Watching Arvind Kejriwal’s speech at Delhi’s Ramlila Maidan shortly after he was sworn in as chief minister, I was glad he tempered the overenthusiasm and too-keen ambition of some of his Aam Aadmi Party colleagues. Running a government in Delhi was his priority, he said. He cautioned against any “arrogant” attempt to expand the party’s footprint and contest elections in several other states.
The following weeks have seen the debate and discussion in the party go in quite unexpected directions. Kejriwal and his rivals in the AAP have fought a very public battle. While this is entirely their business and I have no desire to intervene, in many ways it has reflected the evolution and the waking up of a clubby social movement into the hard reality of politics and managing public expectations.
Winning an election is an exhilarating moment. It can also be very scary. The weight of the mandate can make the winner apprehensive. After winning 67 seats in a 70-member assembly, Kejriwal realised the time for loud thinking and television debates was over. The voter had given him a huge mandate, but expected results. The voter wanted him to govern Delhi, and govern it well. That was the first and last message of that mandate. I think Kejriwal realised this before some others in his party did, and some of the problems flow from there.
If one considers the long-term trends in Indian politics, May 2014 was an aberration caused by the Modi team’s ultra-expensive, ultra-macho publicity campaign and by public anger with the UPA government. The Delhi victory by the AAP has brought back focus on regional parties. The AAP is a strong regional party in Delhi. Regional forces that are hostile to the Congress and the BJP are beginning to regroup in Bihar as well. Elections are due there in a few months.
Taking a regional party national and building an all-India constituency is not just difficult, but near impossible. Modi’s achievement in May 2014 was a freak, and normality is being restored. The AAP is not going to find it easy to expand its base. Politics in different states and regions varies. Political and social conditions, language and culture and modes of mobilisation, all vary. When the AAP contested four Lok Sabha seats in West Bengal in 2014, it won a grand total of 12,000 votes.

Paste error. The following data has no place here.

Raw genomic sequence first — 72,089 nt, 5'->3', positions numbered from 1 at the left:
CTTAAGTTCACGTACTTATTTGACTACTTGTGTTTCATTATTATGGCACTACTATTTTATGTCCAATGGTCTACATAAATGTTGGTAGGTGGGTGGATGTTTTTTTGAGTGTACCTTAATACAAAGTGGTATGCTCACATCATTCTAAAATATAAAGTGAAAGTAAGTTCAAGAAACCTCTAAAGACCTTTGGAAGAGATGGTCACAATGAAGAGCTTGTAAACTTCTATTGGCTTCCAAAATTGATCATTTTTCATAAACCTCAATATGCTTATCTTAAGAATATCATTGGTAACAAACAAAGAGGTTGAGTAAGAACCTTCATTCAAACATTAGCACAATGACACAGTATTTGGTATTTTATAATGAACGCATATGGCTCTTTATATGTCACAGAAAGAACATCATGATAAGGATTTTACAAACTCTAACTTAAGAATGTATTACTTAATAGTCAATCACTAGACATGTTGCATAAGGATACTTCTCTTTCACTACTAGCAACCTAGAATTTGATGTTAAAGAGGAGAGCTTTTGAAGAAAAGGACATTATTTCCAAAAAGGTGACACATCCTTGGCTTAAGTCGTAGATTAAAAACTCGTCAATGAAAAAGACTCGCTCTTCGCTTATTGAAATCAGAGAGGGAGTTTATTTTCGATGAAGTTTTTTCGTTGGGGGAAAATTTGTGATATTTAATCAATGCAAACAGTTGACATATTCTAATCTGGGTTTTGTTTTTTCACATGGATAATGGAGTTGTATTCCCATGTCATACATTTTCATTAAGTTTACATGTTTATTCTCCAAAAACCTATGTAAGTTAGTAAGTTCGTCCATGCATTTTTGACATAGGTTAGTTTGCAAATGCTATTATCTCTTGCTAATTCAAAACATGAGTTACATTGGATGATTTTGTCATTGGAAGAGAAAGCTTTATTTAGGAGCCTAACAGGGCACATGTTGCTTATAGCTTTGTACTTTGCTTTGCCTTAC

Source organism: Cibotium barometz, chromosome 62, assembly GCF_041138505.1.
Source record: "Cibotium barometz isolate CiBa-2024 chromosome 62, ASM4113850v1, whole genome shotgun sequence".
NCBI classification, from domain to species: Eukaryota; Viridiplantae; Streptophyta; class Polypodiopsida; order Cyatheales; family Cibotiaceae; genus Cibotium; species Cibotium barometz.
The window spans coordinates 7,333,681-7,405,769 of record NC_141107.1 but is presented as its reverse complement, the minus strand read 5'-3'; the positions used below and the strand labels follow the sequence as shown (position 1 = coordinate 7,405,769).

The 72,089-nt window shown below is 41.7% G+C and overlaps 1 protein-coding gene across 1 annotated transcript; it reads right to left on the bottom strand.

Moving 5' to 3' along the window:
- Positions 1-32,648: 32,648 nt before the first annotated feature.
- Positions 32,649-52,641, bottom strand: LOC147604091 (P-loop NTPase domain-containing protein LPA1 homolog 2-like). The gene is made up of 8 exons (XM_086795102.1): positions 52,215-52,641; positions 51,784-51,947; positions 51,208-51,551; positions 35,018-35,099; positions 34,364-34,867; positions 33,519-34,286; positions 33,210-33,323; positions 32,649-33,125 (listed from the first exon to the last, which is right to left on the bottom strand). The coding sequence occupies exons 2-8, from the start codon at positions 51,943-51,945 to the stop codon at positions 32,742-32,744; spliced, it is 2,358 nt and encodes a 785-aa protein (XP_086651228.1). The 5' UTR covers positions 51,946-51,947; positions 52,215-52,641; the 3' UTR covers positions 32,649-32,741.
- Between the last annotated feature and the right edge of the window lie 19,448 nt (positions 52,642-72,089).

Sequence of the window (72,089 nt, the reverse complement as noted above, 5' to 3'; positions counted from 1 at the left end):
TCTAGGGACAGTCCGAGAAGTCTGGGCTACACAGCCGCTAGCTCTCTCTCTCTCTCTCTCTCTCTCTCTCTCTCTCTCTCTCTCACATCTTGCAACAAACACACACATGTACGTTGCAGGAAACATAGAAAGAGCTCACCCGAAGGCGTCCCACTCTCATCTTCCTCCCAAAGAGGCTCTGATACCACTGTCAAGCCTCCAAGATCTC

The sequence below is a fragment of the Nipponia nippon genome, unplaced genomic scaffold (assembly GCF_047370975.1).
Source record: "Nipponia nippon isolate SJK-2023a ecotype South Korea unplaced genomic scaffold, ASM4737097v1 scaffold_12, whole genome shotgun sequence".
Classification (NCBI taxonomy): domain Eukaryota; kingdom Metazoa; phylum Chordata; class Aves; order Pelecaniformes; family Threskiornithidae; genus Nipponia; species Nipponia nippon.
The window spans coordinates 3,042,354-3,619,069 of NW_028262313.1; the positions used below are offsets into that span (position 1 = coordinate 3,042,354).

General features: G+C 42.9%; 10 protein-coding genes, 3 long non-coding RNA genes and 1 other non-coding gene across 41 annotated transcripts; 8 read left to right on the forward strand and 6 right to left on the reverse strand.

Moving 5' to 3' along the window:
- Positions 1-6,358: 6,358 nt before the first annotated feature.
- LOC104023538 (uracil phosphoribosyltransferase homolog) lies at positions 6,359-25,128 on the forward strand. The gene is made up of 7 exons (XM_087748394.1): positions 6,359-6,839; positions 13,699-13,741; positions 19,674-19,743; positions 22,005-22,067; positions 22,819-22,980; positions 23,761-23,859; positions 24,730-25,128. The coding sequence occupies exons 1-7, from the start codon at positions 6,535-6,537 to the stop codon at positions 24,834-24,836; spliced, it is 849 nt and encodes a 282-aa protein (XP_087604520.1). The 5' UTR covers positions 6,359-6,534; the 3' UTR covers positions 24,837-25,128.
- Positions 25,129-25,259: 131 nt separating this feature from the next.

It is the same with other parties. Nitish Kumar and Lalu Prasad are powerful in Bihar but have failed to make an impact in other states, from Bengal to Delhi and Uttar Pradesh to Gujarat. The Trinamool Congress has been in existence since 1998. Despite attempting to tap into the Bengali-speaking population in Uttar Pradesh, Jharkhand and other neighbouring states, we have not succeeded. We had an MLA in Arunachal Pradesh but he joined us from another party. It was only in Manipur that we managed to grow organically and are today the leading opposition party in the state assembly.
Having thrown in those caveats, I hope the AAP succeeds in government. I so want it to. This will give the people of Delhi a chance to compare the BJP’s empty promises with the delivery of a grassroots party, embedded in the gullies and mohallas of the city.
In time, regional parties―representing the aspirations, interests and genuine popular sentiment of their states, free of the arrogance of the Congress and the BJP and the smugness of the drawing-room ideologues of the Communists― will need to band together and give India a genuine alternative to the current ruling order. That coalition, so representative of the coalition nature of Indian society itself, will truly be what India needs.